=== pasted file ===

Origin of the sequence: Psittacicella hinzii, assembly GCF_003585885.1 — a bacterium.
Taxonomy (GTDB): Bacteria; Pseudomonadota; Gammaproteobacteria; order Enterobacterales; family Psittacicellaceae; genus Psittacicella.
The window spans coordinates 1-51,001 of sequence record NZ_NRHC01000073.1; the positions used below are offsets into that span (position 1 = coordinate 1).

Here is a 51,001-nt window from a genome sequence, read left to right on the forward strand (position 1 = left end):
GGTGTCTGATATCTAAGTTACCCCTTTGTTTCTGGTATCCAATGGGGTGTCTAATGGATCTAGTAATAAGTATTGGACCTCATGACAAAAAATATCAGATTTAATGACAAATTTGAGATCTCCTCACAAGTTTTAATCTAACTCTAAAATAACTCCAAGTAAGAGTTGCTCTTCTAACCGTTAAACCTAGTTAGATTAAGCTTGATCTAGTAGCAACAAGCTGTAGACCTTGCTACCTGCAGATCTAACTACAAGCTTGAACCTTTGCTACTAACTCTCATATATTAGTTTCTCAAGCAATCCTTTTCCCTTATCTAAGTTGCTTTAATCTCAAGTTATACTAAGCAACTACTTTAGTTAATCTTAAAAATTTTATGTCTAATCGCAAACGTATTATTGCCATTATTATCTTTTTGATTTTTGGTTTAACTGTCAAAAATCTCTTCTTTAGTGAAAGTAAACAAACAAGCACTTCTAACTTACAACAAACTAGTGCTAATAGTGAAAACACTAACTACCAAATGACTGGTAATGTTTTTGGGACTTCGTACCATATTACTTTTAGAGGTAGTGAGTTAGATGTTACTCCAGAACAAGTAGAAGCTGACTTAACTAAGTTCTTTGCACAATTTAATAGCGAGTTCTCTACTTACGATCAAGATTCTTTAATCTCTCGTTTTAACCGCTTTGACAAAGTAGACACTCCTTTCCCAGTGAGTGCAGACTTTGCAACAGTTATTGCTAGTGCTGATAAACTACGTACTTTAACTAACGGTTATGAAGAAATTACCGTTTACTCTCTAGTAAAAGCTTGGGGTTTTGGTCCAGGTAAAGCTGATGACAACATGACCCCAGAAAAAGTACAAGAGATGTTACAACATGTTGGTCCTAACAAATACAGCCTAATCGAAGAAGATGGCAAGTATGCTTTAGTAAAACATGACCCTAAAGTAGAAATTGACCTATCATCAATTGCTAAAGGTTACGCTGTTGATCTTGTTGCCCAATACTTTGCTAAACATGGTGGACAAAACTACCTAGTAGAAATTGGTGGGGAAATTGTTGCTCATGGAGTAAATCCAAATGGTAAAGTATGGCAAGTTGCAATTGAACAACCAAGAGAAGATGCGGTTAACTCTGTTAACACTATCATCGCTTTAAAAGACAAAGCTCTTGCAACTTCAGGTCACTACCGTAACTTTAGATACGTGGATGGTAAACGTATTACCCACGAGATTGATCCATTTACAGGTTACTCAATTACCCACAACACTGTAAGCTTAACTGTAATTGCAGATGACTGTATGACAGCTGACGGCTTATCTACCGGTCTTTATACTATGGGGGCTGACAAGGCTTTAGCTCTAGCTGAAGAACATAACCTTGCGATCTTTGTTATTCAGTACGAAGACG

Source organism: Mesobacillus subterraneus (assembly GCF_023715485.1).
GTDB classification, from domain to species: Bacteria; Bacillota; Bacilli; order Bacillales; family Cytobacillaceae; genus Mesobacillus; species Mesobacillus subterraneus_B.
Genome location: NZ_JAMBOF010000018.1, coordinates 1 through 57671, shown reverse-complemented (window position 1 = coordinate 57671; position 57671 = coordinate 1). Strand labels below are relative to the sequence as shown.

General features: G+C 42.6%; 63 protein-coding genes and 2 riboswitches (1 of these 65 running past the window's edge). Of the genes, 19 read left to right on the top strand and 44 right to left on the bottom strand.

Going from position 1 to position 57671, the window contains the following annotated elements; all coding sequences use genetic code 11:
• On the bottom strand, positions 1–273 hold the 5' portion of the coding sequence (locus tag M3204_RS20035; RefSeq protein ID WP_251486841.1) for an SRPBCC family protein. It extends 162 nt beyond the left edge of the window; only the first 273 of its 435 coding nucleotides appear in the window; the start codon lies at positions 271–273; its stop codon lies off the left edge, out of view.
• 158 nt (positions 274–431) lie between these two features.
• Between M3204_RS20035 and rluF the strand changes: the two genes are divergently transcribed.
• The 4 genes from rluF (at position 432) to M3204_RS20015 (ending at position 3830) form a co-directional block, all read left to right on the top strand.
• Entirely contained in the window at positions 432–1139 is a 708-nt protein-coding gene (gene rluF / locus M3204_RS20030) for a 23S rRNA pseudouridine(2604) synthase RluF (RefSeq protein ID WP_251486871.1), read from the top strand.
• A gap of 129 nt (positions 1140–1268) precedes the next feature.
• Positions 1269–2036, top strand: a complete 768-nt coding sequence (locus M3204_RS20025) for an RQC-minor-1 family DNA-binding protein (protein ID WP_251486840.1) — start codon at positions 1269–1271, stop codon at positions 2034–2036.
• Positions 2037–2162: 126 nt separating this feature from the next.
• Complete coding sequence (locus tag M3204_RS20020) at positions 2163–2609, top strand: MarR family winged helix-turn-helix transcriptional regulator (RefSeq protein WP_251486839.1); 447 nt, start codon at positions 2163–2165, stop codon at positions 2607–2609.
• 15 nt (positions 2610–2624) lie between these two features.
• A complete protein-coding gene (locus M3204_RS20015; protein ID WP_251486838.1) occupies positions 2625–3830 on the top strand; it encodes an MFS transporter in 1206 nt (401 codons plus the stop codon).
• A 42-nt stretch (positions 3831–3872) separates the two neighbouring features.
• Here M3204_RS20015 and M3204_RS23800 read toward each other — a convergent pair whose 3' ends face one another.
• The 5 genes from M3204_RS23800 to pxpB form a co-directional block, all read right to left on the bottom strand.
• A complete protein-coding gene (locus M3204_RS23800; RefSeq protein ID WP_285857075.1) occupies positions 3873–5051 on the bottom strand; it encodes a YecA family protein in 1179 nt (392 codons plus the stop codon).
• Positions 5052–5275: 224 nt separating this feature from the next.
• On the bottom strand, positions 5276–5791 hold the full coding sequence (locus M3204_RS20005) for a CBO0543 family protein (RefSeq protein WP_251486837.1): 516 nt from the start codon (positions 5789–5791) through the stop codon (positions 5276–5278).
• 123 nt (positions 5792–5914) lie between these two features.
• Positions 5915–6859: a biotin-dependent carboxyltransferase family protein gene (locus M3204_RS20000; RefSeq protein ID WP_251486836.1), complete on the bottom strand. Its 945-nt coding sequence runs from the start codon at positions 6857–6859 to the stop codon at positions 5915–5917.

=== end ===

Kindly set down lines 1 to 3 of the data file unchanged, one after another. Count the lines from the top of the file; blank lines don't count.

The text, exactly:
Origin of the sequence: Psittacicella hinzii, assembly GCF_003585885.1 — a bacterium.
Taxonomy (GTDB): Bacteria; Pseudomonadota; Gammaproteobacteria; order Enterobacterales; family Psittacicellaceae; genus Psittacicella.
The window spans coordinates 1-51,001 of sequence record NZ_NRHC01000073.1; the positions used below are offsets into that span (position 1 = coordinate 1).